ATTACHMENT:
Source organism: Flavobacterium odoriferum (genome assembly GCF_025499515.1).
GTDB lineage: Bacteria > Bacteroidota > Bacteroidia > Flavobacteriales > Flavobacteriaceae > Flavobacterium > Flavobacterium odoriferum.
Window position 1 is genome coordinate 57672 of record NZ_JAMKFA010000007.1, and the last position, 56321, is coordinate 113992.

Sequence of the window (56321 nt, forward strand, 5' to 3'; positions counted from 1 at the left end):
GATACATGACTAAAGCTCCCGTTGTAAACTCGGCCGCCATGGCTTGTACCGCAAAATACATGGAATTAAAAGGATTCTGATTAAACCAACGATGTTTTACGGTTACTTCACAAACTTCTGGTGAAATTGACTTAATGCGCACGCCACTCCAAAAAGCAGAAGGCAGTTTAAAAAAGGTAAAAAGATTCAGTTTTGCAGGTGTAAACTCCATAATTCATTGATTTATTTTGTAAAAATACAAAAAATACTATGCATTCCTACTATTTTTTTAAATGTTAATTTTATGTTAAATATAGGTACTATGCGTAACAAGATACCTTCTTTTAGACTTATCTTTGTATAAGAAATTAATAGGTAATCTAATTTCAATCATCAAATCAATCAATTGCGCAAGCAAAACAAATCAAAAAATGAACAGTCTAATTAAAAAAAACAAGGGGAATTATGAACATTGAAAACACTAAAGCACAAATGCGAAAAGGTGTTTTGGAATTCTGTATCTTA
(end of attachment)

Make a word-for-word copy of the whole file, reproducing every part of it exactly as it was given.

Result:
Source organism: Flavobacterium odoriferum (genome assembly GCF_025499515.1).
GTDB lineage: Bacteria > Bacteroidota > Bacteroidia > Flavobacteriales > Flavobacteriaceae > Flavobacterium > Flavobacterium odoriferum.
Window position 1 is genome coordinate 57672 of record NZ_JAMKFA010000007.1, and the last position, 56321, is coordinate 113992.

Sequence of the window (56321 nt, forward strand, 5' to 3'; positions counted from 1 at the left end):
GATACATGACTAAAGCTCCCGTTGTAAACTCGGCCGCCATGGCTTGTACCGCAAAATACATGGAATTAAAAGGATTCTGATTAAACCAACGATGTTTTACGGTTACTTCACAAACTTCTGGTGAAATTGACTTAATGCGCACGCCACTCCAAAAAGCAGAAGGCAGTTTAAAAAAGGTAAAAAGATTCAGTTTTGCAGGTGTAAACTCCATAATTCATTGATTTATTTTGTAAAAATACAAAAAATACTATGCATTCCTACTATTTTTTTAAATGTTAATTTTATGTTAAATATAGGTACTATGCGTAACAAGATACCTTCTTTTAGACTTATCTTTGTATAAGAAATTAATAGGTAATCTAATTTCAATCATCAAATCAATCAATTGCGCAAGCAAAACAAATCAAAAAATGAACAGTCTAATTAAAAAAAACAAGGGGAATTATGAACATTGAAAACACTAAAGCACAAATGCGAAAAGGTGTTTTGGAATTCTGTATCTTA